Alas, the country chose Nixon over Paulsen at the polls, ushering in a president that many consider one of the most humor-challenged in modern history. Nixon had long been presented as a caricature by the national media. Physically, his dark eyebrows, perpetual five o’clock shadow, and brooding jowls gave him a sinister look befitting the man who had just served as McCarthy’s side-kick attack dog during the dark days of the House Un-American Activities hearings. Cartoonists couldn’t believe their luck at being given such a physical specimen to play with. In character, too, Nixon was harsh and serious; as Henri Bergson would see it, in need of some corrective laughter. However, humor was never Nixon’s strong suit, and despite his fleet of hired comedy writers and the occasional pop-up on TV shows like Rowan & Martin’s Laugh-In, comedy always fell embarrassingly flat when emanating from his mouth.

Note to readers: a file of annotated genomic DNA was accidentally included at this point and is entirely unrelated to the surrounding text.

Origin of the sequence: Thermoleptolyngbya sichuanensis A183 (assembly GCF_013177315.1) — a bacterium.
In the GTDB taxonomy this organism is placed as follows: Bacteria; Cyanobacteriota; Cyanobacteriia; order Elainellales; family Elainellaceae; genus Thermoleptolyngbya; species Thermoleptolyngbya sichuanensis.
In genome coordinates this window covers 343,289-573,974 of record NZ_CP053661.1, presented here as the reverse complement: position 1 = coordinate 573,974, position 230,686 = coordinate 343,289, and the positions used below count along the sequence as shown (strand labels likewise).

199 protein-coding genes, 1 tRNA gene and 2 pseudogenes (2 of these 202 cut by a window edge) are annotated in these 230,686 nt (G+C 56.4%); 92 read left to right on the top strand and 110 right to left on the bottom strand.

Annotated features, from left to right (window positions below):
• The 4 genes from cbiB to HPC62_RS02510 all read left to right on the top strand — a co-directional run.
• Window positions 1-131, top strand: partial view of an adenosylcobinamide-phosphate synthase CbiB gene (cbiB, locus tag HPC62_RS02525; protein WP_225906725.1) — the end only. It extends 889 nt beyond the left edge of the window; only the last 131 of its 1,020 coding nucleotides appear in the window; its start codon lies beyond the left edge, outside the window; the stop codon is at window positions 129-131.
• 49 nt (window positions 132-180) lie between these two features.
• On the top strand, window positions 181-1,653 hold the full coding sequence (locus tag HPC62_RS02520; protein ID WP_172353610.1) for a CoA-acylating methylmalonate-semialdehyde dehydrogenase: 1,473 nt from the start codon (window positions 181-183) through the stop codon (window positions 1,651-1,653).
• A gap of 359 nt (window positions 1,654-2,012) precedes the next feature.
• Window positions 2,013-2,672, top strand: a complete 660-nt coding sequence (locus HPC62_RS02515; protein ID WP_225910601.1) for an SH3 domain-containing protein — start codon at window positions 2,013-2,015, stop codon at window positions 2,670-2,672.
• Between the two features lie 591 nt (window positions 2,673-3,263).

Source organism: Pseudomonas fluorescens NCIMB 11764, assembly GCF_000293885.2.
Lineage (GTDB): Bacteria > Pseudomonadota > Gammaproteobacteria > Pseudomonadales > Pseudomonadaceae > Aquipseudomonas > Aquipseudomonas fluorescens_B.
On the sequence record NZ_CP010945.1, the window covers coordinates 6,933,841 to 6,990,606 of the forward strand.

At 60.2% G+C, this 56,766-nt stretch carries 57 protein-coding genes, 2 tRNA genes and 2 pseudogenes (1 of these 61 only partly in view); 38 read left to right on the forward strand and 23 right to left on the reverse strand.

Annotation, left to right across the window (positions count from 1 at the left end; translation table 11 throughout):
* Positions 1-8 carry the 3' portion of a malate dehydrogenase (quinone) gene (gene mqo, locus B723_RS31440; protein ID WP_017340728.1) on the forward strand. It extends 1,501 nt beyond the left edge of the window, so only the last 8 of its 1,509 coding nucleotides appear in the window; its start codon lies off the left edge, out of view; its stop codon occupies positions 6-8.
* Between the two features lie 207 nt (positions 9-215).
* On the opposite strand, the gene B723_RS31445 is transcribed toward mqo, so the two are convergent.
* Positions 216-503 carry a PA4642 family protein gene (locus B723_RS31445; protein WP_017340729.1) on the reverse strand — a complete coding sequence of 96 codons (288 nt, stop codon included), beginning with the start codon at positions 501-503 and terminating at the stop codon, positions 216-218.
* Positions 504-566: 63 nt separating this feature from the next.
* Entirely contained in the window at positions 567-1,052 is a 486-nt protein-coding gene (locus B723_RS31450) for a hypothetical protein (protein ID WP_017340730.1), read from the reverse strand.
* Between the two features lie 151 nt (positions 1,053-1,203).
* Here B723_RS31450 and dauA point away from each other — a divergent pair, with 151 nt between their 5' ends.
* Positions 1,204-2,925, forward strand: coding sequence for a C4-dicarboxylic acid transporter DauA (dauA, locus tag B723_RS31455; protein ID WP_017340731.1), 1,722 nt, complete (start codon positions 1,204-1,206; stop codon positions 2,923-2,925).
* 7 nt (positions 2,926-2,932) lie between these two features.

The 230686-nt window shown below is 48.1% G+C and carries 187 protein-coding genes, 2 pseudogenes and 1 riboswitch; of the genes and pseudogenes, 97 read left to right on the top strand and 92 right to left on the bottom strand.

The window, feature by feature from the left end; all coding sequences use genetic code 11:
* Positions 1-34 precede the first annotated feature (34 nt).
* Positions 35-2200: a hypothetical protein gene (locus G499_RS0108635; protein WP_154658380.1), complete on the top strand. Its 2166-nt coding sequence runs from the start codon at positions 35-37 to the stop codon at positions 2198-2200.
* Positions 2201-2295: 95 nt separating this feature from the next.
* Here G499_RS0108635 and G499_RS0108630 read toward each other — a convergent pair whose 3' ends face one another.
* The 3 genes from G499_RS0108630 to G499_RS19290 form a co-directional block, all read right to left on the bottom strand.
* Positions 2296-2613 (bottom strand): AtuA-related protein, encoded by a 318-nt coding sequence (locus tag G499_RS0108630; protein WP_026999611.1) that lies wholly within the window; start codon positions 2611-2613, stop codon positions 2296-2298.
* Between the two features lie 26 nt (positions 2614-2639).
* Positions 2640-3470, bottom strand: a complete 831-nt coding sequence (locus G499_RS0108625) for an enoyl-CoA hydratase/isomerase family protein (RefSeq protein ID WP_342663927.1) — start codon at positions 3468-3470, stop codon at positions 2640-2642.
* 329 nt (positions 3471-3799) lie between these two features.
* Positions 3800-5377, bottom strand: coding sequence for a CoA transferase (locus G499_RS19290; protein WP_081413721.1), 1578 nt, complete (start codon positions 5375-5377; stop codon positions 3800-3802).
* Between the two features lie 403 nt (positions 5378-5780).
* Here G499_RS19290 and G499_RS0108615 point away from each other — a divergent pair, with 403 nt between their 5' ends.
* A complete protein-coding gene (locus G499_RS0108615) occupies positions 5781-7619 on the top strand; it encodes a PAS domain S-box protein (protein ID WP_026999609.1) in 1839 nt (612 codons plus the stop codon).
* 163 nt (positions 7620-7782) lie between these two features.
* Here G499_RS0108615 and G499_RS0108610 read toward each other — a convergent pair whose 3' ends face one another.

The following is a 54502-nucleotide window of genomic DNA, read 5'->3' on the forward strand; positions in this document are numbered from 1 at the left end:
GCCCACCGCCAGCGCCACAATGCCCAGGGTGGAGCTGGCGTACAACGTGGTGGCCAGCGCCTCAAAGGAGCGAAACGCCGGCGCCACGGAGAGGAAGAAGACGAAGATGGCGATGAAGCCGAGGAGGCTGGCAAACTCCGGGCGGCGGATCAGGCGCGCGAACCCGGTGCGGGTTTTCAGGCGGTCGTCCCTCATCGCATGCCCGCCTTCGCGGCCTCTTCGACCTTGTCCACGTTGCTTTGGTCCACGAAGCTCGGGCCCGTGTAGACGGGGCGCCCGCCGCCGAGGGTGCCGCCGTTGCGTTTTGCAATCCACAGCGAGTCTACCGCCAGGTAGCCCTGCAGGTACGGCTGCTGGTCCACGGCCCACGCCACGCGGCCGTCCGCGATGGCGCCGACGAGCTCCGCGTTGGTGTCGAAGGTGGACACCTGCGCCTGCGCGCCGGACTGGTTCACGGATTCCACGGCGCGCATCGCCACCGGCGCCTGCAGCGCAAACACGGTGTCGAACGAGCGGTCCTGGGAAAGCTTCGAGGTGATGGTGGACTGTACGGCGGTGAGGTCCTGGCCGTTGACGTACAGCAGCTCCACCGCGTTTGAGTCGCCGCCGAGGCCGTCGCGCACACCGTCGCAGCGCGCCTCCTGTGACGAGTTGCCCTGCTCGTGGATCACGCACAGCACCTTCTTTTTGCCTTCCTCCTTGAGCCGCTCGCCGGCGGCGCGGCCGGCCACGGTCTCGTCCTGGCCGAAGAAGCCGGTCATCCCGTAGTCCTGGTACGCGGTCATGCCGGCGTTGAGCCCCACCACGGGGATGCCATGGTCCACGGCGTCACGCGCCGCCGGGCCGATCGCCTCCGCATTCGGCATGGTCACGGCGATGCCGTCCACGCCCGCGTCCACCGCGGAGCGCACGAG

Harry Truman captured the recurring “Tricky Dick” slight that plagued Nixon when he commented, “He is one of the few men in the history of this country to run for high office talking out of both sides of his mouth at the same time and lying out of both sides” (qtd. in Bob Dole. Great Political Wit: Laughing (Almost) All the Way to the White House. New York: Doubleday, 1998. p.37). Even Bob Dole, a fellow Republican, weighed in. At an occasion in the late ’70s when Presidents Carter, Ford, and Nixon had gathered at the White House, Dole quipped, “There they are: see no evil, hear no evil, and…evil” (Dole, p.54). With friends like these from within the world of politics, it is not surprising that the media had even more of a field day in their attacks. Pre, post, and during his term-and-a-bit in office the comedic onslaught came from all angles against Nixon and his frequent embittered outbursts against all media suggest that he felt every body blow.